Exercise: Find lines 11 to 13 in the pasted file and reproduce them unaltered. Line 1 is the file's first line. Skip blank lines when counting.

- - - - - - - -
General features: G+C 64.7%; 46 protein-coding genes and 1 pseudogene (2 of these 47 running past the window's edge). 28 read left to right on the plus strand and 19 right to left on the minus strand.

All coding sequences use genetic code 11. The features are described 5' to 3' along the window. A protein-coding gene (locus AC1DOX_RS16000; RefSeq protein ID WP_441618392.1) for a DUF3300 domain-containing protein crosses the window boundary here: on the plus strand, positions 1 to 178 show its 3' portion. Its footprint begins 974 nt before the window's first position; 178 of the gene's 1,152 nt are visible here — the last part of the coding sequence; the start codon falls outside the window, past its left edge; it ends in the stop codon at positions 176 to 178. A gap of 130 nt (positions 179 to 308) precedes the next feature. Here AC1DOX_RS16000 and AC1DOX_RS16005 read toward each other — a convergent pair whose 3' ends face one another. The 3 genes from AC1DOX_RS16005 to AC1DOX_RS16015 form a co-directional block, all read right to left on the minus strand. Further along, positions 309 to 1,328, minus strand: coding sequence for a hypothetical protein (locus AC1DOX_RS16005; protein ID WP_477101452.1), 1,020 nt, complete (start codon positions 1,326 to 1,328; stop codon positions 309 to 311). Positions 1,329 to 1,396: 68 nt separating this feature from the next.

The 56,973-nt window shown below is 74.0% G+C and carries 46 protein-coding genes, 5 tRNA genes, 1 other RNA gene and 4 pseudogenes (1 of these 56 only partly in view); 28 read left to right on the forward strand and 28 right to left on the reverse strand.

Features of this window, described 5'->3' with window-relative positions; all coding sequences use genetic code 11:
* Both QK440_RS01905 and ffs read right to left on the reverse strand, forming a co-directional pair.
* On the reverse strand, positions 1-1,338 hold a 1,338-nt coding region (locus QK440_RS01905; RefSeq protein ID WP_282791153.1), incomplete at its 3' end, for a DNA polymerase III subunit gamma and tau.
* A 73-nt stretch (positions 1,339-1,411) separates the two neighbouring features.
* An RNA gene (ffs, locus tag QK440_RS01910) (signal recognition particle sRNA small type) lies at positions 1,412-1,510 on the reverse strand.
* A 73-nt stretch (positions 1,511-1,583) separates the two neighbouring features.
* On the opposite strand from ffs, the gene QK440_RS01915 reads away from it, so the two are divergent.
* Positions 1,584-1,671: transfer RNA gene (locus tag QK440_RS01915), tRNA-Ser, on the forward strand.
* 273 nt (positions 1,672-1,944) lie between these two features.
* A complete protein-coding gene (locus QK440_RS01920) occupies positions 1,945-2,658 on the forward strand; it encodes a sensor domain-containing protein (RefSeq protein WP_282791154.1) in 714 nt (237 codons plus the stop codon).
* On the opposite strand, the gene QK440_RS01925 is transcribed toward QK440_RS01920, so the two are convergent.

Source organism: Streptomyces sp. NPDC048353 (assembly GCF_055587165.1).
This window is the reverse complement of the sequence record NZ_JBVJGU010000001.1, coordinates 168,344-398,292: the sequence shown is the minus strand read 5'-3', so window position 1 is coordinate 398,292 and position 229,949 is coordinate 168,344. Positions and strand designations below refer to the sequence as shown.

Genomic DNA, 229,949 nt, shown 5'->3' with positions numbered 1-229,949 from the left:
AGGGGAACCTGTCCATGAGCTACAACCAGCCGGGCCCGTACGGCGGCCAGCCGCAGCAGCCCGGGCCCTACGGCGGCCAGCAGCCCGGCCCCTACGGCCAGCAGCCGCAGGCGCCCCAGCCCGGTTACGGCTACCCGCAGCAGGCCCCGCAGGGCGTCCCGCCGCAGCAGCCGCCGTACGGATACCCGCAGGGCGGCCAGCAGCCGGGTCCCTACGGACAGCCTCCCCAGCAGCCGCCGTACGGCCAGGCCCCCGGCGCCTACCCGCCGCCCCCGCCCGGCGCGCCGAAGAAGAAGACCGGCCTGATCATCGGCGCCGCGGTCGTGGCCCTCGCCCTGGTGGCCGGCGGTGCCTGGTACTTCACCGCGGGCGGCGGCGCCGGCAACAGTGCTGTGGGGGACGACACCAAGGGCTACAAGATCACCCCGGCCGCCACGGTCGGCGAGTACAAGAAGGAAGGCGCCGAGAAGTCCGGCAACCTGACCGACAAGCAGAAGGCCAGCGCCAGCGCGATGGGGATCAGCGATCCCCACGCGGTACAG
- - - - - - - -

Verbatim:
* Positions 1,584-1,671: transfer RNA gene (locus tag QK440_RS01915), tRNA-Ser, on the forward strand.
* 273 nt (positions 1,672-1,944) lie between these two features.
* A complete protein-coding gene (locus QK440_RS01920) occupies positions 1,945-2,658 on the forward strand; it encodes a sensor domain-containing protein (RefSeq protein WP_282791154.1) in 714 nt (237 codons plus the stop codon).